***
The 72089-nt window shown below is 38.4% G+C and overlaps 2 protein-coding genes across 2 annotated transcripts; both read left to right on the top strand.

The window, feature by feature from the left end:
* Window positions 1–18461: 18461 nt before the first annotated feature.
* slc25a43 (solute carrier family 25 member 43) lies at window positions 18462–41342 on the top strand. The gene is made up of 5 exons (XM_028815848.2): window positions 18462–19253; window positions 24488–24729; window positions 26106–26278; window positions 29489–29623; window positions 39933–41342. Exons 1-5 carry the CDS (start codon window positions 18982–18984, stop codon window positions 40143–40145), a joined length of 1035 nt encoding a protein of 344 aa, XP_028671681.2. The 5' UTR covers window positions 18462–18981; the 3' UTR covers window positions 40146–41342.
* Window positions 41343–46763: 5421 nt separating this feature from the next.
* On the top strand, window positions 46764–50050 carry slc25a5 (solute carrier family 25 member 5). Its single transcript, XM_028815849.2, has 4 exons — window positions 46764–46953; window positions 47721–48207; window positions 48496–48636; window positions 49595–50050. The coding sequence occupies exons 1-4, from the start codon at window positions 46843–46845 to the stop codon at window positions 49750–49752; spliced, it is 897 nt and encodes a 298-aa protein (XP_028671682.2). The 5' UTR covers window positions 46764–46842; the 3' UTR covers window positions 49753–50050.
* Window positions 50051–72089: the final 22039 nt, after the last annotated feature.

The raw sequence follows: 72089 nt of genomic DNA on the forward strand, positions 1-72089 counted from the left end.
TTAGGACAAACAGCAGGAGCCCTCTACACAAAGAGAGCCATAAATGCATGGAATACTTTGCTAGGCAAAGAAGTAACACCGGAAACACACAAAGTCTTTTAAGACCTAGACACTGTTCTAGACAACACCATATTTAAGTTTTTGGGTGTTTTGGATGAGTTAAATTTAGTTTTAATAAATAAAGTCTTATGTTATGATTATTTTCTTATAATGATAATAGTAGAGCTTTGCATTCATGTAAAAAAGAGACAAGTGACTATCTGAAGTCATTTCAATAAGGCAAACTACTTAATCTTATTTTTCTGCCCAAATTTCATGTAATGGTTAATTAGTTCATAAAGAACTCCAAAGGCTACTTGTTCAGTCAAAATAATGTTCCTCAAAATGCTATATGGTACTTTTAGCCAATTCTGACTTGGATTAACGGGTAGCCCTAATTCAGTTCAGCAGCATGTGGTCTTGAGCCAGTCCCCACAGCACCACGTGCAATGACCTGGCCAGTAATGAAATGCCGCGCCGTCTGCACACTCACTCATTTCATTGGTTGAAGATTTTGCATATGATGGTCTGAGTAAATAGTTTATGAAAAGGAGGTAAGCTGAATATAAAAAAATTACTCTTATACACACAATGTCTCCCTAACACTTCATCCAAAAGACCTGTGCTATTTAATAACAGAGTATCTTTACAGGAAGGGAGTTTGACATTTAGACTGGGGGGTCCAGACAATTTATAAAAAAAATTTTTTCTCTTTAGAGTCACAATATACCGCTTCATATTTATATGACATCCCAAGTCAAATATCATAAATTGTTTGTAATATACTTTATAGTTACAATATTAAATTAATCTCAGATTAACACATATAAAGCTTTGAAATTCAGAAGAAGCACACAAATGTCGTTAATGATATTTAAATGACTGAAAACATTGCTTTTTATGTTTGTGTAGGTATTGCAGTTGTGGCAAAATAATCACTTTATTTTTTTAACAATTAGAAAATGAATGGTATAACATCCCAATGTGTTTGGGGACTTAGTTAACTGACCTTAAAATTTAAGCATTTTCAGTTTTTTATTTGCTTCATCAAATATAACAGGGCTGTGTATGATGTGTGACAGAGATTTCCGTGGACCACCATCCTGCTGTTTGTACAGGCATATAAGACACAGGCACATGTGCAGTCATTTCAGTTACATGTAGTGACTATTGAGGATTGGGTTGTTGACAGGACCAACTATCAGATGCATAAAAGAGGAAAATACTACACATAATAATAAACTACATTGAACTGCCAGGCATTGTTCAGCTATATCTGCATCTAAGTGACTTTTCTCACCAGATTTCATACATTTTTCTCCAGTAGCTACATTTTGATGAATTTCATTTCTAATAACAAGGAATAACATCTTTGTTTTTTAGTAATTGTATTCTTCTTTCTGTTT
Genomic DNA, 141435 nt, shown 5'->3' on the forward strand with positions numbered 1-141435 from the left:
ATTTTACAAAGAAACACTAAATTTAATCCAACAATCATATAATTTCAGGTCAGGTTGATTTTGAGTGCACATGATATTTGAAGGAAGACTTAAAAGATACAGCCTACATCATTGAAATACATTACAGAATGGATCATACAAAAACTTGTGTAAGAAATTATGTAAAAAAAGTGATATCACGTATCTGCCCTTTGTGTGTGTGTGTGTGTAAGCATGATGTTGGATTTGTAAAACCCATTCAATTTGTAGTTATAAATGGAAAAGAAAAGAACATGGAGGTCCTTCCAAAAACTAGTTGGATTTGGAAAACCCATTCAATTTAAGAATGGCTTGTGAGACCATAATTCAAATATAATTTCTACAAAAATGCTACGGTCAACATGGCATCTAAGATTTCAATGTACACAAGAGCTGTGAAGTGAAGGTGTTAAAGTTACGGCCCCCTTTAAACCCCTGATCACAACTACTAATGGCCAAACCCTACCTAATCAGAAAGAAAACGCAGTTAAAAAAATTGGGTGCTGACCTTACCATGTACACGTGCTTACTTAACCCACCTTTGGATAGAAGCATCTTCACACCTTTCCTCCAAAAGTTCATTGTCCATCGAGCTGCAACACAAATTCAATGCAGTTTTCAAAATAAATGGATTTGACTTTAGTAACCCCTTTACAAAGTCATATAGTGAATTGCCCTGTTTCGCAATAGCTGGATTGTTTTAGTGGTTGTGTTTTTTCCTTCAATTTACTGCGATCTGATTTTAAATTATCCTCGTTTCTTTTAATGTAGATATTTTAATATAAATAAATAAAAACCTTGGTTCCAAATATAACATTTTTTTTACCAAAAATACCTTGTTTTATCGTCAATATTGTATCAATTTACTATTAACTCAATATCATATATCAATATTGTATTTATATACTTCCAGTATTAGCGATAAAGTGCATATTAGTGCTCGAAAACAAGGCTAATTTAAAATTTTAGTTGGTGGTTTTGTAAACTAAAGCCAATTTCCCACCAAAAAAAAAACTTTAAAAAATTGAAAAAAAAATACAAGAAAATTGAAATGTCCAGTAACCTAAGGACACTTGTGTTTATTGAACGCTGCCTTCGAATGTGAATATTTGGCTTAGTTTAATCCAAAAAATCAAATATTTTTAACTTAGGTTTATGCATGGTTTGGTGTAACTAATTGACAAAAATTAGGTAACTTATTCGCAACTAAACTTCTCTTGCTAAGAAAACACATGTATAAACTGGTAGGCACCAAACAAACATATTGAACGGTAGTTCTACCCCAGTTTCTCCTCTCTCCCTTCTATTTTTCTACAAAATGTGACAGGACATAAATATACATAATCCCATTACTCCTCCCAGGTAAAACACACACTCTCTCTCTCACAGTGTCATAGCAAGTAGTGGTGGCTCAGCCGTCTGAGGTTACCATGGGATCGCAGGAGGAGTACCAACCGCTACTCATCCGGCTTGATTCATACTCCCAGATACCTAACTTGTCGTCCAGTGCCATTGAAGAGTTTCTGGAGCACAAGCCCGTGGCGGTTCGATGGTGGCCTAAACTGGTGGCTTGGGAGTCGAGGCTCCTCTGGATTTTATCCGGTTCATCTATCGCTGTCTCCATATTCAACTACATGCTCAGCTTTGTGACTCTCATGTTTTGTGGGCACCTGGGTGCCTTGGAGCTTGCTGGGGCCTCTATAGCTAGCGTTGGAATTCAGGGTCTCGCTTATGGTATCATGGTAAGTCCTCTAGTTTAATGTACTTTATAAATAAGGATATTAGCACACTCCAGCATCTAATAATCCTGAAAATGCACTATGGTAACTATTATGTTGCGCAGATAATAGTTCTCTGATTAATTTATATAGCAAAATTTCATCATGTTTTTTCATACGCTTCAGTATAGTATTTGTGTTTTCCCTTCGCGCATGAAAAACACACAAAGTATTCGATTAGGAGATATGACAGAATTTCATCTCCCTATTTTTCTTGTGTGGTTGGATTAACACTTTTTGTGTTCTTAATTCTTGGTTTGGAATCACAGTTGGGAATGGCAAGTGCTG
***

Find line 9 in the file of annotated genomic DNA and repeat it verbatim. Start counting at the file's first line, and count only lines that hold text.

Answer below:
TTAGGACAAACAGCAGGAGCCCTCTACACAAAGAGAGCCATAAATGCATGGAATACTTTGCTAGGCAAAGAAGTAACACCGGAAACACACAAAGTCTTTTAAGACCTAGACACTGTTCTAGACAACACCATATTTAAGTTTTTGGGTGTTTTGGATGAGTTAAATTTAGTTTTAATAAATAAAGTCTTATGTTATGATTATTTTCTTATAATGATAATAGTAGAGCTTTGCATTCATGTAAAAAAGAGACAAGTGACTATCTGAAGTCATTTCAATAAGGCAAACTACTTAATCTTATTTTTCTGCCCAAATTTCATGTAATGGTTAATTAGTTCATAAAGAACTCCAAAGGCTACTTGTTCAGTCAAAATAATGTTCCTCAAAATGCTATATGGTACTTTTAGCCAATTCTGACTTGGATTAACGGGTAGCCCTAATTCAGTTCAGCAGCATGTGGTCTTGAGCCAGTCCCCACAGCACCACGTGCAATGACCTGGCCAGTAATGAAATGCCGCGCCGTCTGCACACTCACTCATTTCATTGGTTGAAGATTTTGCATATGATGGTCTGAGTAAATAGTTTATGAAAAGGAGGTAAGCTGAATATAAAAAAATTACTCTTATACACACAATGTCTCCCTAACACTTCATCCAAAAGACCTGTGCTATTTAATAACAGAGTATCTTTACAGGAAGGGAGTTTGACATTTAGACTGGGGGGTCCAGACAATTTATAAAAAAAATTTTTTCTCTTTAGAGTCACAATATACCGCTTCATATTTATATGACATCCCAAGTCAAATATCATAAATTGTTTGTAATATACTTTATAGTTACAATATTAAATTAATCTCAGATTAACACATATAAAGCTTTGAAATTCAGAAGAAGCACACAAATGTCGTTAATGATATTTAAATGACTGAAAACATTGCTTTTTATGTTTGTGTAGGTATTGCAGTTGTGGCAAAATAATCACTTTATTTTTTTAACAATTAGAAAATGAATGGTATAACATCCCAATGTGTTTGGGGACTTAGTTAACTGACCTTAAAATTTAAGCATTTTCAGTTTTTTATTTGCTTCATCAAATATAACAGGGCTGTGTATGATGTGTGACAGAGATTTCCGTGGACCACCATCCTGCTGTTTGTACAGGCATATAAGACACAGGCACATGTGCAGTCATTTCAGTTACATGTAGTGACTATTGAGGATTGGGTTGTTGACAGGACCAACTATCAGATGCATAAAAGAGGAAAATACTACACATAATAATAAACTACATTGAACTGCCAGGCATTGTTCAGCTATATCTGCATCTAAGTGACTTTTCTCACCAGATTTCATACATTTTTCTCCAGTAGCTACATTTTGATGAATTTCATTTCTAATAACAAGGAATAACATCTTTGTTTTTTAGTAATTGTATTCTTCTTTCTGTTT